Paradoxical sleep, first coined by french neuroscientist, Michael Jouvet, refers to the contradictory waves of awareness and inactivity that attends the four stages of sleep. First, come the alpha waves, relaxing muscle tone throughout the body and mimicking the sensation of falling. As you begin to dose off, you experience sleep spindles and K complexes beholden to environmental stimuli like the sound of a siren or running water. Eventually, you reach REM sleep, which features the visually distinctive dreams of all the sleep stages. Although the impression remains, the contents are rarely committed to memory. The phantom prey Lucretius observed are perhaps rough translations neurological engineered to feel relevant to the experiencer. To prevent an overload of information, our brains enter a period of active-forgetting during REM sleep, thanks to a stout band of neurons located in the hippocampus.
Honing in on a hormone associated with managing sleep in sufferers of narcolepsy, called orexin/hypocretin, Thomas Kilduff, Ph.D., the director of the Center for Neuroscience at the SRI International research institute in Menlo Park, CA, and his team of researchers revealed some interesting finds in the journal Science over the weekend regarding the role neurons play in preserving memories. From the report:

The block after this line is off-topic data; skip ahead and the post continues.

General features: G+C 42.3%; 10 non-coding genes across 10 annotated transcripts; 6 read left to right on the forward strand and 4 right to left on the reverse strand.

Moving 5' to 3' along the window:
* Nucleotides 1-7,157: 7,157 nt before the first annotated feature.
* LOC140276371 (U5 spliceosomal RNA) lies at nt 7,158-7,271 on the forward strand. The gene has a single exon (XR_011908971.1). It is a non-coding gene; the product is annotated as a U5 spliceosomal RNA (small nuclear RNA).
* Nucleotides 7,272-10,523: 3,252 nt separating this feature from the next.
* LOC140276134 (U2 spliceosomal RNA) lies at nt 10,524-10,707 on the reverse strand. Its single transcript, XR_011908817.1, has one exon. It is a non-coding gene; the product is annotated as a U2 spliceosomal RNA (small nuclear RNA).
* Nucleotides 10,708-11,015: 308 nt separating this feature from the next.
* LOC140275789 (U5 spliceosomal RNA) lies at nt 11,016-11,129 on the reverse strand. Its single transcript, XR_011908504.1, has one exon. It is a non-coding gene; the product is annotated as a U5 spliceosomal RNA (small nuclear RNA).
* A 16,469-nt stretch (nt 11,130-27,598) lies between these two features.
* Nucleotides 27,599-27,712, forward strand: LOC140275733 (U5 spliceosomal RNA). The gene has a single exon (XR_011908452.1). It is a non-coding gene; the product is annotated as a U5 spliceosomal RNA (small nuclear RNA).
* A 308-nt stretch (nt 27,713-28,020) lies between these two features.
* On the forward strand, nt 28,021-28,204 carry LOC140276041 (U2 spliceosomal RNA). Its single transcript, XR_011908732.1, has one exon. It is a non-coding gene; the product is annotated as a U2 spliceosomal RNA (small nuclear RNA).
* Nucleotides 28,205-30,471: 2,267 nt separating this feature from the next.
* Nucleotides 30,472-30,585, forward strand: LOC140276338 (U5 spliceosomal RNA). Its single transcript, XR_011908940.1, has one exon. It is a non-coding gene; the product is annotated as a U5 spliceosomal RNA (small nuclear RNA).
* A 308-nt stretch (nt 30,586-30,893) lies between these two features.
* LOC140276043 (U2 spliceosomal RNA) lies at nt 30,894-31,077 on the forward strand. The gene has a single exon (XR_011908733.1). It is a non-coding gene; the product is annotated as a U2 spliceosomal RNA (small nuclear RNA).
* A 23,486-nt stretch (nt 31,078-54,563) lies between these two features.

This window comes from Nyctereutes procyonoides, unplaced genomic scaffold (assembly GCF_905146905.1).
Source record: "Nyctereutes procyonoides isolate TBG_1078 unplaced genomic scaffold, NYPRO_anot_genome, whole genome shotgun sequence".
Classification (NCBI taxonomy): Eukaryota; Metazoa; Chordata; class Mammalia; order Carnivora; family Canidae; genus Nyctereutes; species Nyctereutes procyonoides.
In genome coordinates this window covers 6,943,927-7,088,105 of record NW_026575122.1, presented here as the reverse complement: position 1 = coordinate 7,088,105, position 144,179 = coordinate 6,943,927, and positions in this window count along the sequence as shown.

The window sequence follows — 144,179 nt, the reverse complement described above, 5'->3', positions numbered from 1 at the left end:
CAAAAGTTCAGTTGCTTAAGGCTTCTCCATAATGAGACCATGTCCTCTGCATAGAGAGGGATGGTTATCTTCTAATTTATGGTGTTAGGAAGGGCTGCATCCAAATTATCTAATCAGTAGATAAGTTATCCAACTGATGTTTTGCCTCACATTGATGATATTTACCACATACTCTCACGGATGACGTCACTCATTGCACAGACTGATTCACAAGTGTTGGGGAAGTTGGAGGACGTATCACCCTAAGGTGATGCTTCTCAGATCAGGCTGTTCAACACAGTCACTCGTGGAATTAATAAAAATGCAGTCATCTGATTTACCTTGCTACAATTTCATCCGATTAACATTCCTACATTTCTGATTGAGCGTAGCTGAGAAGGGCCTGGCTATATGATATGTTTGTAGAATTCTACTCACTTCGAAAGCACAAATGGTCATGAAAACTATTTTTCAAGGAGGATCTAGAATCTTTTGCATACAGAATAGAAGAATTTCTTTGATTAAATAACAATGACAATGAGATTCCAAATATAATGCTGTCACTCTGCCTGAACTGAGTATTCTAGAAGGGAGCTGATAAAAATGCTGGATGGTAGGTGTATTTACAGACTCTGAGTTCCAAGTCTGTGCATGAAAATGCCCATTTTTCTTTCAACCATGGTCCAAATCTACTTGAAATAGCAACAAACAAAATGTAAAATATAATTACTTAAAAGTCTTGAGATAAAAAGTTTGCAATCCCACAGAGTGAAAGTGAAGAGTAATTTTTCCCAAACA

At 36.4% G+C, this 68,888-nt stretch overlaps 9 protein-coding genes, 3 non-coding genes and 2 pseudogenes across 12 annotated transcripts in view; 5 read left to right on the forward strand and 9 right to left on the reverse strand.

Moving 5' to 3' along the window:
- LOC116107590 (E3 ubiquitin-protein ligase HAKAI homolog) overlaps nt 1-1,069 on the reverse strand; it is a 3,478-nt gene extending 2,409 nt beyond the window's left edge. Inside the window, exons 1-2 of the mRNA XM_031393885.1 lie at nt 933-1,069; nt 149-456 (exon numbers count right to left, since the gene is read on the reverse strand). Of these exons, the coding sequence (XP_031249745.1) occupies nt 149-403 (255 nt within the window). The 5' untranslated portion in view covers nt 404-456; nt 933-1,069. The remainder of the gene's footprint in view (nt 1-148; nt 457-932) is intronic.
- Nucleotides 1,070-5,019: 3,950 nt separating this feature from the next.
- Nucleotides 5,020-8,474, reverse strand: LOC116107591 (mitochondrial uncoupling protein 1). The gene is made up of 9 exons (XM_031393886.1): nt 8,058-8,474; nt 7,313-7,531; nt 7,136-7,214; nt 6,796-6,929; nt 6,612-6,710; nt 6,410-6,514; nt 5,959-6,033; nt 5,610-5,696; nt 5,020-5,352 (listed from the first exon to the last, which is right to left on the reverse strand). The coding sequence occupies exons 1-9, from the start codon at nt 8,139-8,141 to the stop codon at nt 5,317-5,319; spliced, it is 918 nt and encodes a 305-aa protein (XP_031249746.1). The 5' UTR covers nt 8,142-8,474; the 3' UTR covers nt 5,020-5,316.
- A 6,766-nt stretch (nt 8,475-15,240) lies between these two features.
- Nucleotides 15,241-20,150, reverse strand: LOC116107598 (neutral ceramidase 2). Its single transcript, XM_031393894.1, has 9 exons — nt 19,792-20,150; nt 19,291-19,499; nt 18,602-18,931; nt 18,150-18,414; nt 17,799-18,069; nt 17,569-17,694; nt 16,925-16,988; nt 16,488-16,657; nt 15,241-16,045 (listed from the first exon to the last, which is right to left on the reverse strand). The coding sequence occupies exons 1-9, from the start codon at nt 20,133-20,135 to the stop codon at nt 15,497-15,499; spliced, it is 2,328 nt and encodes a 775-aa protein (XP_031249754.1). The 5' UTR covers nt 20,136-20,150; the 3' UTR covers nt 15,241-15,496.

“The neural mechanisms underlying memory regulation during sleep are not yet fully understood. We found that melanin concentrating hormone-producing neurons (MCH neurons) in the hypothalamus actively contribute to forgetting in rapid eye movement (REM) sleep. ”
To sleep perchance to dream but you don’t remember
Previously conducted research published by Kilduff on mitigating symptoms consequenced by innovatory sleep, inspired the latest trials applied to mouse models. Using electronic recordings of the sleeping rodents the researchers discovered that a group of neurons in the hippocampus produce a molecule known as melanin-concentrating hormone (MCH). MCH has a lot of roles in the body including regulating feeding behavior, mood, energy balance, and most relevantly sleep-wake cycles.
“From previous studies done in other labs, we already knew that MCH cells were active during REM sleep,” explained Kilduff to Medical News Today. “After discovering this new circuit, we thought these cells might help the brain store memories.”
When the scientists made these neurons inactive with the use of a genetic ablation, the rodents retained memory more successfully. This result was only achieved when the MCH producing neurons were shut off during REM sleep. Kilduff wrote, “Since dreams are thought to primarily occur during REM sleep, the sleep stage when the MCH cells turn on, activation of these cells may prevent the content of a dream from being stored in the hippocampus — consequently, the dream is quickly forgotten. These results suggest that MCH neurons help the brain actively forget new, possibly, unimportant information,”